Do you know the most vulnerable body parts? How to punch with the greatest impact? How to stand in a solid defensive posture? How to break out of certain body holds? I did by the time I was eight. It is never too early to start teaching your kids how to defend themselves. If you don’t know self-defense strategies already, there are many resources available. Check with your local law enforcement agency, health department, or hospital to see if there are classes offered. There is also an abundance of online resources, to include YouTube. Here is one article I found that explains many of the basic strategies that my mom taught me: 8 How-To Self-Defense Techniques Kids Should Know.
Practice, practice, practice. Be the attacker, and let the kids kick your butt. Frank and I get beat down on the regular. In all seriousness, we do have little sparring “what if” matches. I’ve seen 7-year-old Kaelyn take Frank out at the knees and ankles on many occasions.
5. Teach them that not all predators are strangers who attack in violent ways.
If your kid is only looking out for the unknown person who grabs and grunts, then your child might not realize they’re being set up to be victimized if the predator is a smooth talker who uses kindness and flattery to gain the advantage. Over 70% of violent or sexual crimes against children are committed by someone who is known. Many times, the kids don’t realize that something is wrong until it’s too late, or they aren’t equipped with knowledge about how to extract themselves from uncomfortable situations.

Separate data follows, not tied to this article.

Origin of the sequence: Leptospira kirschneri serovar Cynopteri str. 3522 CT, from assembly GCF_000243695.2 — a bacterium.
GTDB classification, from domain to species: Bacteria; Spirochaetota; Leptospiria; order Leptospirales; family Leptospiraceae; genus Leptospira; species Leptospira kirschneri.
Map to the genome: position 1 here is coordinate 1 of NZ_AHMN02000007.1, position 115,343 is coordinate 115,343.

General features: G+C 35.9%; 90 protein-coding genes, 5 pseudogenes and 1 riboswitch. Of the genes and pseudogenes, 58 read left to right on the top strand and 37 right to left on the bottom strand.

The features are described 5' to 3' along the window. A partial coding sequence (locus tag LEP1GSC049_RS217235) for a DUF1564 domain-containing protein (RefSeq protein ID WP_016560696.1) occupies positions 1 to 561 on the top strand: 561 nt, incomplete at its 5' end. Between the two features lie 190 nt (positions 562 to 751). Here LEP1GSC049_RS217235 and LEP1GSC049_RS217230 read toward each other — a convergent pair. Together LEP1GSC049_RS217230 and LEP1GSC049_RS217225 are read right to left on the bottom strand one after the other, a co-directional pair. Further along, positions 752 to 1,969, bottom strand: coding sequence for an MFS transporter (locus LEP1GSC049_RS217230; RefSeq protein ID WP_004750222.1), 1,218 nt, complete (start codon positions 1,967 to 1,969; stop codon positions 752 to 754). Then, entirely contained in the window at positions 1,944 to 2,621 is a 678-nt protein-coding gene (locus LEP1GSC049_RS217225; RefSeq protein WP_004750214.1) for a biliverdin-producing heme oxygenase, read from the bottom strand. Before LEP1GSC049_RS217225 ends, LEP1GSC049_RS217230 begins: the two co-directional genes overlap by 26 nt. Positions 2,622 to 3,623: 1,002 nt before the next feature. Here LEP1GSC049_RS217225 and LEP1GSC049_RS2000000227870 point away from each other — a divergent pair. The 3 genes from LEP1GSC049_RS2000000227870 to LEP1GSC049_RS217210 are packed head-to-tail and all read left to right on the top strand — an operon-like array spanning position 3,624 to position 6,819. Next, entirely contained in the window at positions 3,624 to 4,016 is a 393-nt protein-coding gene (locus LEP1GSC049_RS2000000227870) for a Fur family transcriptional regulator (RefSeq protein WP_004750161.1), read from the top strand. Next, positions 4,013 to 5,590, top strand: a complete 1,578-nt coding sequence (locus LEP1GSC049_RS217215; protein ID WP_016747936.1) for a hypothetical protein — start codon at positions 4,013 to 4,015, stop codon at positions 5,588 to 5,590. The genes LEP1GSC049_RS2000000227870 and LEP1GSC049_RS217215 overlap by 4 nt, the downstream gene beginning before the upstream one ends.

When I was 12, there was an incident at the neighborhood swimming pool in which I’m sure I would have been sexually assaulted by a friend’s uncle. However, I’d been taught warning signs, how to trust my own instincts, and exit strategies. Because I had that knowledge, I didn’t panic (much). I kept my wits about me, got myself the hell out of there, and told mom. She called the police, who came out and took a statement from me. Before they left, she told them, “You’d better find him before I do.” Being a gangsta? I got it honestly.
BONUS: Don’t tell your kids that it can’t happen to them.
Predators aren’t the boogeymen under the bed. Predators are real, so we must be realistic in our approach to teaching our kids about the potential dangers of the world. The idea is not to make our children fearful; it is to empower them with knowledge so that in the rare chance that they are in jeopardy, they have an existing knowledge base to fall back on.
It’s difficult to imagine scenarios in which our kids might have to actually use these strategies, but that is exactly what these precautions are used for — for those terrifying circumstances that hurt us just to think about.
What have you taught your kids about personal safety? What were you taught as a child? Are there any things that you know and do as an adult?